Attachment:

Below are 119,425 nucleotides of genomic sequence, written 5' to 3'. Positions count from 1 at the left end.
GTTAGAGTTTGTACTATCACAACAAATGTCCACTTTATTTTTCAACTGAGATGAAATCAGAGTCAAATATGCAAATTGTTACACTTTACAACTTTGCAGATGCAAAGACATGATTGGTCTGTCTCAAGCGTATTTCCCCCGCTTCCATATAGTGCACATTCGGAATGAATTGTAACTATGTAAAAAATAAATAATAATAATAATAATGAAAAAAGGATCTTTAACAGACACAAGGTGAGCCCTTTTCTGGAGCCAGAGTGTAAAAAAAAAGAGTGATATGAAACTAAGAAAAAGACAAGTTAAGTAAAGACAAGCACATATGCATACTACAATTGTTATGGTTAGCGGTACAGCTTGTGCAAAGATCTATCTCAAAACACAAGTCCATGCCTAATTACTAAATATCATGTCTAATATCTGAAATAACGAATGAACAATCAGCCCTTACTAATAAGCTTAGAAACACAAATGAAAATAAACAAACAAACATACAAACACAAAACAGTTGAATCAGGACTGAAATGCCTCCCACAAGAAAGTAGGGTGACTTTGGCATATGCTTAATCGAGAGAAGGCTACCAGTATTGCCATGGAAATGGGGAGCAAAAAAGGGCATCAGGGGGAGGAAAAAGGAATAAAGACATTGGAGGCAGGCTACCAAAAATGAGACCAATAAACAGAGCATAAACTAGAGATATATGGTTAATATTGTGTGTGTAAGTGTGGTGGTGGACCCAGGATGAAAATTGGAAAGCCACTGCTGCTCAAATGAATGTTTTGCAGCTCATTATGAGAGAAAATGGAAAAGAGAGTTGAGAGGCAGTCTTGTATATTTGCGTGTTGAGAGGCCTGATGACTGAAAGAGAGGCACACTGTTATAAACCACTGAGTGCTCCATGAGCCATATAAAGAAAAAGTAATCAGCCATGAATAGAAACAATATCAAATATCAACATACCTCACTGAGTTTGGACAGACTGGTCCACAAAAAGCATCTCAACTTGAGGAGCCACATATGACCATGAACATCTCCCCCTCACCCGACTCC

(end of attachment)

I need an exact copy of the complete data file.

Below are 119,425 nucleotides of genomic sequence, written 5' to 3'. Positions count from 1 at the left end.
GTTAGAGTTTGTACTATCACAACAAATGTCCACTTTATTTTTCAACTGAGATGAAATCAGAGTCAAATATGCAAATTGTTACACTTTACAACTTTGCAGATGCAAAGACATGATTGGTCTGTCTCAAGCGTATTTCCCCCGCTTCCATATAGTGCACATTCGGAATGAATTGTAACTATGTAAAAAATAAATAATAATAATAATAATGAAAAAAGGATCTTTAACAGACACAAGGTGAGCCCTTTTCTGGAGCCAGAGTGTAAAAAAAAAGAGTGATATGAAACTAAGAAAAAGACAAGTTAAGTAAAGACAAGCACATATGCATACTACAATTGTTATGGTTAGCGGTACAGCTTGTGCAAAGATCTATCTCAAAACACAAGTCCATGCCTAATTACTAAATATCATGTCTAATATCTGAAATAACGAATGAACAATCAGCCCTTACTAATAAGCTTAGAAACACAAATGAAAATAAACAAACAAACATACAAACACAAAACAGTTGAATCAGGACTGAAATGCCTCCCACAAGAAAGTAGGGTGACTTTGGCATATGCTTAATCGAGAGAAGGCTACCAGTATTGCCATGGAAATGGGGAGCAAAAAAGGGCATCAGGGGGAGGAAAAAGGAATAAAGACATTGGAGGCAGGCTACCAAAAATGAGACCAATAAACAGAGCATAAACTAGAGATATATGGTTAATATTGTGTGTGTAAGTGTGGTGGTGGACCCAGGATGAAAATTGGAAAGCCACTGCTGCTCAAATGAATGTTTTGCAGCTCATTATGAGAGAAAATGGAAAAGAGAGTTGAGAGGCAGTCTTGTATATTTGCGTGTTGAGAGGCCTGATGACTGAAAGAGAGGCACACTGTTATAAACCACTGAGTGCTCCATGAGCCATATAAAGAAAAAGTAATCAGCCATGAATAGAAACAATATCAAATATCAACATACCTCACTGAGTTTGGACAGACTGGTCCACAAAAAGCATCTCAACTTGAGGAGCCACATATGACCATGAACATCTCCCCCTCACCCGACTCC